The Ensemble seeks to connect and inform all people who are committed to ensemble music education for youth empowerment and social change.
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Editorial: July 2019
I went last week to Side By Side By El Sistema Swe- den, an intensive international music camp spon- sored by the Gothenburg Symphony Orchestra in partnership with the city and El Sistema Sweden. Let’s start with the statistics.
The five-day camp was attended by 2,500 (not a typo) students aged 7-17. They comprised no fewer than 13 ensembles – six orchestras, four choirs, early music and folk groups, and a special needs ensemble. Add to all that the members of the professional orchestra. Over 100 volunteers assisted the paid staff. Over 10,000 bananas were consumed at snack time The full-camp concert took place in a municipal hockey arena.
All quite wonderful, you may be thinking, but not relevant to those of us who can’t serve 2,500 children or commandeer hockey arenas. For me, some of the most impressive aspects of the camp had nothing to do with big numbers; they were the kind of small but potent leaps of imagination that revitalize El Sistema principles in practice.
Consider, for example, the many meanings given to the phrase “Side By Side.” Yes, it often meant professional players alongside students. But it also meant experienced student groups alongside beginner student groups. It meant mixing up conventional programming: Berlioz and Billy Joel and folk tunes. It meant that volunteer teachers, experienced T.A.s, and renowned conductors worked together in rehearsal and performance. Kids from Sistema programs and kids from non- Sistema programs couldn’t tell who was which.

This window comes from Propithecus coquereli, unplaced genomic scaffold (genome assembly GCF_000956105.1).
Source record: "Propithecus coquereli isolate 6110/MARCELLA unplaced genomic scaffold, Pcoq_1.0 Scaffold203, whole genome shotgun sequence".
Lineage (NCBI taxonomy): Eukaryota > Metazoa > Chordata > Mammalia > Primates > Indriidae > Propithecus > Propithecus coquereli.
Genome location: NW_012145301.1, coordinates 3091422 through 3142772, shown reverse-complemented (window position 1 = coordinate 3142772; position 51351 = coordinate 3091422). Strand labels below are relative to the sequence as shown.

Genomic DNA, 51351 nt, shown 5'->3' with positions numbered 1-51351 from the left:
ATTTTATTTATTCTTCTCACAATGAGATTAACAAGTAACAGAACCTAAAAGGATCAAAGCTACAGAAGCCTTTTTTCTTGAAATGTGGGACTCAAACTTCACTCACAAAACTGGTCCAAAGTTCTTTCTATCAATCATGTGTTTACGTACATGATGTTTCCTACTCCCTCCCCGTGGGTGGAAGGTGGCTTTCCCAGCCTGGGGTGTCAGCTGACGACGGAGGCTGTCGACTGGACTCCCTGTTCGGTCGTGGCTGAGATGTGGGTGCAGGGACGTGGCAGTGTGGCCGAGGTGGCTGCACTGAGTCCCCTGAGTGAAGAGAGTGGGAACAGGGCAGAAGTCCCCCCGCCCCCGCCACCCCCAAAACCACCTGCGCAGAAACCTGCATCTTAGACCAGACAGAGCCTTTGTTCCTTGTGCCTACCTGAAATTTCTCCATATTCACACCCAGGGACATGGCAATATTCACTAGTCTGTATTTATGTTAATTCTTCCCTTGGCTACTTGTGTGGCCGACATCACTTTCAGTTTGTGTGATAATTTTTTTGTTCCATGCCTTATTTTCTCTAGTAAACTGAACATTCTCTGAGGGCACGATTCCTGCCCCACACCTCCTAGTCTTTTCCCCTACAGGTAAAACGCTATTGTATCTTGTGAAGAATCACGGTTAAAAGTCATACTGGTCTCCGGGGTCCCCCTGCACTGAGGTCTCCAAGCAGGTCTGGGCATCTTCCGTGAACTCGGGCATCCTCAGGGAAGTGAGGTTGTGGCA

In general, there was a consistent and resolute equal valuing of experienced and novice, skilled and unskilled players. In the big concert, all the ensembles were literally arrayed side by side across the arena floor. As they played and sang Bernstein’s “Somewhere,” the area microphone nearest the special needs choir picked up some voices singing discordant but emotionally charged notes. No one turned off the micro- phone, resulting in the most moving rendition of “There’s a place for us” I have ever heard.
Side by Side was huge. But it was also inventive, playful, and virtuosically inclusive. These are takeaways to inspire all of us, large or small.